For the Powerpoint shown at the residential click: Project Powerpoint
Our project started with a residential weekend for all the teachers involved. Here Chella, one of our teachers, tells us about what they got up to.
Research Residential diary.
As one of the teachers selected to take part in this three-year research project, I was really excited that we’d be kickstarting it with a residential at Wortley Hall, just north of Sheffield – it’s been an amazing opportunity to get to know the other researchers and members of the steering committee, and to really immerse ourselves in the ethos of the project in some beautiful surroundings.
On the Friday evening, steering group member and experienced drama practitioner Heather Hunt started us off by leading us through some icebreaker activities during a walk through the grounds. We played ‘Yes! Let’s!, which is an improvisation warm up game all about making suggestions and enthusiastically accepting ideas from others. This activity paved the way for much trust and good will among the group.
The drama work continued that afternoon with a visit from the outstanding local theatre company, A Mind Apart, who used Augusto Boal’s Theatre of the Oppressed techniques to support the group to explore and reverse gender stereotypes in our own pasts and in our current classrooms. This was quite cathartic for those of us who addressed moments from our own schooling that had an impact on how gender stereotypes were modelled to us as children.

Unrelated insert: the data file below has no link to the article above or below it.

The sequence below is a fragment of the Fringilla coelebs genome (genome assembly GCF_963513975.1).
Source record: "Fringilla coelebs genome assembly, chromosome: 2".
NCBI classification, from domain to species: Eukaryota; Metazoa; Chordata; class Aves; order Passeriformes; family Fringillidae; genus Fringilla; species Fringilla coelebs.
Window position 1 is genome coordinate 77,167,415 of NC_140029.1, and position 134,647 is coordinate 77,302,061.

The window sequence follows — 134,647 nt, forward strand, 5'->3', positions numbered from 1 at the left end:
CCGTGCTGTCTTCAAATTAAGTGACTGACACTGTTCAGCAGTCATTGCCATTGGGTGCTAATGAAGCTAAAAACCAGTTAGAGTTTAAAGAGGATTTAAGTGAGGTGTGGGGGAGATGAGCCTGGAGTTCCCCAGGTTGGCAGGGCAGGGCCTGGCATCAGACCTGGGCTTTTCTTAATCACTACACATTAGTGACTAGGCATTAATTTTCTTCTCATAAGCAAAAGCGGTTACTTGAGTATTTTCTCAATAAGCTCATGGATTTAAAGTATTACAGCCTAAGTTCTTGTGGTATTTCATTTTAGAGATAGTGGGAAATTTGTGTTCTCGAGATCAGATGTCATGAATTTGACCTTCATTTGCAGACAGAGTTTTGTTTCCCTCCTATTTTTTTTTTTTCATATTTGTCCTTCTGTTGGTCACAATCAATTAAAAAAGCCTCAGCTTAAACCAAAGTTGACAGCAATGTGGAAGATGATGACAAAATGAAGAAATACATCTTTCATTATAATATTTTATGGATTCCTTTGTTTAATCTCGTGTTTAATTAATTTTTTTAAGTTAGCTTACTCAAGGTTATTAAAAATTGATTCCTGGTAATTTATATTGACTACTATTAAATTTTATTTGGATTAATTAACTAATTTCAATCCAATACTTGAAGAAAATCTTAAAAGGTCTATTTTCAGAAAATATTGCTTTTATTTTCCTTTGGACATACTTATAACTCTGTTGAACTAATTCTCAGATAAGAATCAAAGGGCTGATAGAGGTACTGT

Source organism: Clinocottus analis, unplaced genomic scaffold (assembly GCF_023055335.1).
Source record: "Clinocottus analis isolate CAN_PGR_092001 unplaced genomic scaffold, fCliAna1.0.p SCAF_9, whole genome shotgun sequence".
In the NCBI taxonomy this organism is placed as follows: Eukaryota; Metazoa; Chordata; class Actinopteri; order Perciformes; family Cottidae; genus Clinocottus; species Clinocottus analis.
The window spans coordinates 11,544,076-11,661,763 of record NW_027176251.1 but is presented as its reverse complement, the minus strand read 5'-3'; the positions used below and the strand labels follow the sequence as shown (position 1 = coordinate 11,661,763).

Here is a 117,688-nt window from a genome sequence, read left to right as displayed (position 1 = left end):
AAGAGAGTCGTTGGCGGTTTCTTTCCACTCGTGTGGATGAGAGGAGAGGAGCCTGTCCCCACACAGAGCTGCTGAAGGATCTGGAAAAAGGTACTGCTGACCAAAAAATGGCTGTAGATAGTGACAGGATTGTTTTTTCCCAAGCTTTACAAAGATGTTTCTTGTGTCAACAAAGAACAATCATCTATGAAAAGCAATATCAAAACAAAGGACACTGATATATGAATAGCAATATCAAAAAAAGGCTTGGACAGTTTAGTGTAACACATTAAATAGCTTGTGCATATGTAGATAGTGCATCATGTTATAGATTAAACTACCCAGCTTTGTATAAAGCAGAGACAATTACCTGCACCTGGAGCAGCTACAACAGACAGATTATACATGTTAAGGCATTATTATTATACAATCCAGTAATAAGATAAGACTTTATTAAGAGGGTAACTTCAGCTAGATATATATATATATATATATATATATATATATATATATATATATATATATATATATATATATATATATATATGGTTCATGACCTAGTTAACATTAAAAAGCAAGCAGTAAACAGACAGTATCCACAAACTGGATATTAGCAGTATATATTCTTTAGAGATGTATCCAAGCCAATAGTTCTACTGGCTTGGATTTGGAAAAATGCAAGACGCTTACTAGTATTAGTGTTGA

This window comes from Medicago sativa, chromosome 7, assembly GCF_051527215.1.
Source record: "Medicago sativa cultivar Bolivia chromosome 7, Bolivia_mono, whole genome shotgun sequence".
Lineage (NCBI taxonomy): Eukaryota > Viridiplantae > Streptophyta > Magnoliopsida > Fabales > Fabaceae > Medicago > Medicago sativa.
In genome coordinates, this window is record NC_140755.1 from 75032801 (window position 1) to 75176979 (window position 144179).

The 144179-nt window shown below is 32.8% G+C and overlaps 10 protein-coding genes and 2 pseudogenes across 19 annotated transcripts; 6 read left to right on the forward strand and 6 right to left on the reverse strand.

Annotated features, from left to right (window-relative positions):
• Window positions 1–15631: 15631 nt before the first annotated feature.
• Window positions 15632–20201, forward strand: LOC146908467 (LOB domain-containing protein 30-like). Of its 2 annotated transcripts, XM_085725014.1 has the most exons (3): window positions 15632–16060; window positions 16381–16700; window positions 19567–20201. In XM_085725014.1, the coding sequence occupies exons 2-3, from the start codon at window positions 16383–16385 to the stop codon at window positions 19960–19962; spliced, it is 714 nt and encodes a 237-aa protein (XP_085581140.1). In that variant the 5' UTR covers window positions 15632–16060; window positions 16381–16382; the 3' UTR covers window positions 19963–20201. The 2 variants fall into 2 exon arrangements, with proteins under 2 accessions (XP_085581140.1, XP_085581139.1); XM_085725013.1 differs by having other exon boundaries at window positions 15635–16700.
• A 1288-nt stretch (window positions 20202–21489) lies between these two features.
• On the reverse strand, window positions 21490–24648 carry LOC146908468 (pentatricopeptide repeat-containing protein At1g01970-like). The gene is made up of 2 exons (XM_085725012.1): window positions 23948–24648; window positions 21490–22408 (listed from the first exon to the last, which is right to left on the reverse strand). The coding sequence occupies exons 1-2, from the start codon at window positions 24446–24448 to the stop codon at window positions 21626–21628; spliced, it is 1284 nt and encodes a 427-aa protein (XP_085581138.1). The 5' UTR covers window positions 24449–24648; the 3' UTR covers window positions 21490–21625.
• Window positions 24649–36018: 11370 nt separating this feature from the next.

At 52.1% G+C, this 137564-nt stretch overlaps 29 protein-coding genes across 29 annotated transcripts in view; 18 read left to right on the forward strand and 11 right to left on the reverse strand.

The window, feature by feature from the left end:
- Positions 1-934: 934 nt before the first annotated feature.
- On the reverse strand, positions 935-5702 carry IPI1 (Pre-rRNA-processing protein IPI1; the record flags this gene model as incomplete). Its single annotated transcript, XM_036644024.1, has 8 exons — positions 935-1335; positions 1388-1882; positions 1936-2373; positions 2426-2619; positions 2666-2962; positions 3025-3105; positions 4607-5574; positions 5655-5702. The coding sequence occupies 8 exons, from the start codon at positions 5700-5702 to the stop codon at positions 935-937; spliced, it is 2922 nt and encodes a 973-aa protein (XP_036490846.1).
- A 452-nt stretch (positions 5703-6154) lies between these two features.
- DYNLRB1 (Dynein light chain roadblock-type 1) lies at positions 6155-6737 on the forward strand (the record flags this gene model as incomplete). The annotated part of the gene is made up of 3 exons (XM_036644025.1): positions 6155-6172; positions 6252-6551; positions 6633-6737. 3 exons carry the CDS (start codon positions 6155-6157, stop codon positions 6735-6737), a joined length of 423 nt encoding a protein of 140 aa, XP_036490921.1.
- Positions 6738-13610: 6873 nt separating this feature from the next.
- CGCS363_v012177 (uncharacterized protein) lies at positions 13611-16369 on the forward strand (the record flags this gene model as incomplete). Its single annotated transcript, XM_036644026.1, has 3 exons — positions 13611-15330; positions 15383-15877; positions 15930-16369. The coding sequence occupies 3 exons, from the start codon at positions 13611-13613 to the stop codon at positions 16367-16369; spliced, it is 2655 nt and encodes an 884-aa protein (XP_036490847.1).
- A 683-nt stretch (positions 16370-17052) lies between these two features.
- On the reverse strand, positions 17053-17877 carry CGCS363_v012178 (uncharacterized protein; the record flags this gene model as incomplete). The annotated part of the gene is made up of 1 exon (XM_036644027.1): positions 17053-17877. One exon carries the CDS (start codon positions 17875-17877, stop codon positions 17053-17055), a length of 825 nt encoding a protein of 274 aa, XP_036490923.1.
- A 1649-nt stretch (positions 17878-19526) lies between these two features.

We rounded off the evening with a lively ‘nature or nurture’ debate using the Philosophy for Children format, and began to think about ideas for our initial action research.
On Saturday, we started getting to grips with some quite disheartening definitions of gendered violence and key data from the UN about girls’ experiences of violence both locally and globally. It really was valuable to have time away from school and the usual demands to really delve into this material with much support from DECSY’s Helen Griffin.
We felt empowered, though: the attitude of the game ‘Yes! Let’s!’ – of working together, taking the risk of trying out new ideas, and creating a safe space to share and contribute – was a brilliant and inspired way to begin this project – it’s the attitude that will sustain us while we carry out this research for the next three years.
Ultimately, that’s what we want young people to do. The ‘Yes! Let’s!’ attitude is one we hope to engender in our students, so they can take action and build momentum to challenge gender stereotypes, inequality, and violence and fully participate with us in the Gender Respect Project.
By Chella Quint